Anime on DVD: Cowboy Bebop Essential Collection - Mania.com



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Anime on DVD: Cowboy Bebop Essential Collection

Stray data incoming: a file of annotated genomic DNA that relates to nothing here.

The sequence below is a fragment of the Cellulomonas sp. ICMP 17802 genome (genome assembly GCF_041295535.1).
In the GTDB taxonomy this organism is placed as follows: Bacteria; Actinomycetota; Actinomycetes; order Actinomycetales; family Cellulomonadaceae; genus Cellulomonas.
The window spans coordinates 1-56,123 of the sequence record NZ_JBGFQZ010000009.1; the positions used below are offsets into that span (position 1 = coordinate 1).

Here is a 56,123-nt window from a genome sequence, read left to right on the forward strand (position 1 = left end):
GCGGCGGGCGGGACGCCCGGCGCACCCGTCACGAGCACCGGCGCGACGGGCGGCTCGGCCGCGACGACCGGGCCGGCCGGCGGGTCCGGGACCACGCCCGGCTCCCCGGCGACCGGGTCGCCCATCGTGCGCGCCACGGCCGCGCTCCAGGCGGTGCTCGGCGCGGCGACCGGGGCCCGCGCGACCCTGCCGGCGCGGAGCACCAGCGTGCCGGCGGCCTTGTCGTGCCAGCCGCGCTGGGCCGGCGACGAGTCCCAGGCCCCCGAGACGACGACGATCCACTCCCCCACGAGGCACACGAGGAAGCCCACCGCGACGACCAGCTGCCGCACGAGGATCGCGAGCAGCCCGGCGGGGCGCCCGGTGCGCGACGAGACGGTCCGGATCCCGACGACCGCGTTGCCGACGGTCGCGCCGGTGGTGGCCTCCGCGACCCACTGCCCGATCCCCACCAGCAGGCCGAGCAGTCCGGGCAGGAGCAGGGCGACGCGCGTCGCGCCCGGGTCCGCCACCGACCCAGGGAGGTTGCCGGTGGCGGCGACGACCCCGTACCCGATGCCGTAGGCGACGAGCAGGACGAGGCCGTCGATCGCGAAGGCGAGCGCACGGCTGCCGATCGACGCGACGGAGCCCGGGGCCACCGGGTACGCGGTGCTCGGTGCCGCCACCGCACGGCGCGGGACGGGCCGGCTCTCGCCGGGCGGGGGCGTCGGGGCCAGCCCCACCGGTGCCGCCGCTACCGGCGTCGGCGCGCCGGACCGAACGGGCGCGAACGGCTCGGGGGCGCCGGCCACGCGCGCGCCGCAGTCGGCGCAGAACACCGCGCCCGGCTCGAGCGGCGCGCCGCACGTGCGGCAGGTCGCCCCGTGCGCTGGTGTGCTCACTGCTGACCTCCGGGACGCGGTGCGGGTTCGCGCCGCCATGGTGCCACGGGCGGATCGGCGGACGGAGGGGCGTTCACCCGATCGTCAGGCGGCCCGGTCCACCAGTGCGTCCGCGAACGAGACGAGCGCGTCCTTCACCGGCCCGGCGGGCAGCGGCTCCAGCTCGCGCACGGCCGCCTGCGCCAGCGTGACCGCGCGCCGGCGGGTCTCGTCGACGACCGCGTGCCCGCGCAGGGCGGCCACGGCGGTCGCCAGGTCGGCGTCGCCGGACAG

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Click to return to main site Jazz agers, flower children, lost generation, beatniks, rockers, punks, nerds, hackers, lovers, Generation X - whatever the designation, there have always been outlaws in our society who live in pursuit of autonomy. At times they are revered for their roles as pioneers, challenging the unknown; other times people consider them lawless desperadoes and a dangerous presence. Yet, really, it is only their exuberant music and an autonomy founded toexpress opinions different from those of others that set them apart from the restof society. The year 2071 AD. That future is now. Driven out of their terrestrial Eden,humanity chose the stars as the final frontier. With the section-by-sectioncollapse of the former nations, a mixed jumble of races and peoples came. Theyspread to the stars, taking with them the now confused concepts of freedom,violence, illegality and love, where new rules and new generation of outlawscame into being. People referred to them as Cowboy Bebops. Text by Joshua CarvalhoThat is the description found on the back of each of the keepcases, and thatdescription is the perfect introduction to the world that is "Cowboy Bebop."Probably the biggest anime DVD release of 2000, "Cowboy Bebop" took theanime world by storm back in 1998 when it was one of the biggest hits of alltime in Japan. With an all star cast and crew, Bebop delivered a fantasticseries with very high production values, both in its 14 OVA episodes and 12 TVepisodes, which combined to make the full 26 episode release that we received onDVD.  Just looking at the cast list is enough to make one realize that this serieswill not disappoint. Directed by the Shinichirou Wantanabe, the director of theclassic "Macross Plus," with character designs by Kawamoto Toshihiro, a crewthat has worked on everything from "Gundam" to "Macross Plus" to"Escaflowne," animated by the very famous Sunrise Entertainment ("GundamWing" and "Escaflowne"), and music by the legend in her own time, YokoKanno, this series has quite a bit of credentials backing it up. What exactly makes Bebop so special? There is so much to be praised with thisseries. What comes to my mind is the style. Every episode of Bebop oozes so muchstyle that it's a new treat for the senses every week. Each planet, eachworld, each city all have a unique atmosphere to it that make them their own.From the run down gritty city of Tijuana, to the flashy high rise futuristic bigcities of Mars, to the run down dark and dirty cities on Ganymede; each localehas a style and appearance all its own. But to say the style of the series is only depicted from the scenery would be a major mistake. Where the style really reaches its peak is in the content of the show itself. Ever imagine a series that could mix together Film Noir, Samurai, Sci Fi, and Western together and actually work? Bebop manages this and more. One week, the show will be about a futuristic environmental fanatic group threatening a planet, the next it'll be about the adventures of the crew trying to find food and running into a mushroom smuggling operation, and the next it'll be a sad tale of a boy trifling with the mafia in order to help cure a family member of blindness. Each episode becomes almost its own entity. Some are funny, some are serious, some are tragic, and some are exciting. It truly is difficult to describe the style in words, as it is something that you can only experience truly with your own eyes and ears. And yet, no matter what the episode may be, dark, light, happy, sad, comic, and tragic; the episodes all seem to work. The style exists from a marriage of sound, visuals, and story. Through thiscombination of different areas we get the true greatness that is Bebop. Simplestories become fantastic through stupendous direction and cinematography, suchas in the dark thriller "Pierrot Le Fou" and the old-fashioned crime mystery"Black Dog Serenade." But it isn't enough to just speak of the visualstyle of Bebop, as one of the best parts of the series is the soundtrack.Composed by the Yoko Kanno, the music of Bebop features an array of jazz, bebop,blues, bluegrass, and other types of music you would never have associated withan anime production before. The soundtrack is truly original and enhances theseries that much more, adding to the style of the series and creating thisincredible atmosphere. Some complain that Bebop's too chocked full of filler and too episodic for most, but after watching the whole series one can go back and find that many episodes that appeared to be filler were truly not. The discovery of many instances of foreshadowing and plot elements after the first viewing warrants anyone who truly wants to appreciate Bebop for all it is to view the series in its entirety at least twice. The crux of Bebop's main story remains in a set of five episodes featuring an exploration of Spike's past involving his lost love Julia and a mysterious figure known as Vicious. It would be hard to argue that any of these episodes is less then a masterpiece, containing fantastic music, incredible storytelling, and fascinating characters. To even delve into the theme or plot of these episodes would be entering spoiler territory, and would rob the viewer of a real experience in developing their own opinion of the characters and the story. Yet, even the episodic episodes of this series are very interesting and intriguing, ranging from being funny, to moving. Each of these stories is self-contained, and gives more then enough satisfaction to the viewer where you don't mind that it may not be part of the main plot. There is also a tremendously original presentation of thecharacters. Each character is unique, no two being even remotely the same, andyet none of them are ever delved into anymore then they have to be. With eachcharacter, we are given what we need to know to understand their part in thestory, yet never given more then we have to. In that way, the characters becomeeven more real. I truly wanted to know more about this universe and thecharacters in it when the series ended, yet I didn't find anything that was"necessary" missing from the series. That fact was what really told me atthe end of the final episode that this series had left a major impact on me andthat these characters were really ones I cared about. Finally, the style of the show is representative in the fact that it is something that culturally can reach just about anyone. Marrying Japanese, Western/American and several other cultures' ideas, ways of storytelling, and themes, the series isn't limited to any group. As an example, only a single song ("The Real Folk Blues") is in Japanese. The rest are in English. And yet, we get a rich display of various cultures throughout the series. Bebop creates a culture all its own from the humans who created this universe: a vast and extremely detailed one that can only be delved into on the minutest levels in this series. Every single episode, including the filler ones, adds one more level of depth to this incredible universe, which is as unique and diverse as our own.  Topping off the series is what has to be one of the bestdubs of all time. Every voice fits their character perfectly. I even found WendyLee's Faye to be better then Megumi Hayashibara's! Veteran David Lucas playsthe role of Spike, Beau Billingslea does the voice of Jet, and Melissa Charlesplays Ed. Bandai is to be commended for it, as well as all the talented actorsand actresses who took part in the dub, as well as Animaze for production of it.           Not to dismiss them, the Japanese cast is fantastic as well, especiallyKouichi Yamadera, who plays Spike, and Unshou Ishizuka, who plays Jet. ForMegumi fans, there's her role as Faye Valentine, although I personally thinkthis was one of her weaker roles. Also, newcomer Aoi Tada, in her debutperformance, did a fantastic job as Radical Edward. The debate on Bebop seems to never end, as skeptics wonder just why this series is considered so good. Bebop truly is unlike anything before it, and maybe that's why some people just don't get it. It takes a lot of elements of previous works and uses them, but it also does a lot on its own. There's not much of a continuous plot to hang onto, and yet the series is not as filler-filled as some might expect. So my suggestion for anyone who's getting into this series is to sit back, get a nice bowl of popcorn, and just take in the series with no preconceptions. Don't compare it, don't judge it on any standards, and don't just go on the words of others: just sit back and enjoy the masterpiece that Bebop isBang. Special thanks go out to Andy Pease, Thomas Doscher, Ryan Carmichael, andVictor Interiano for helping pre-read this.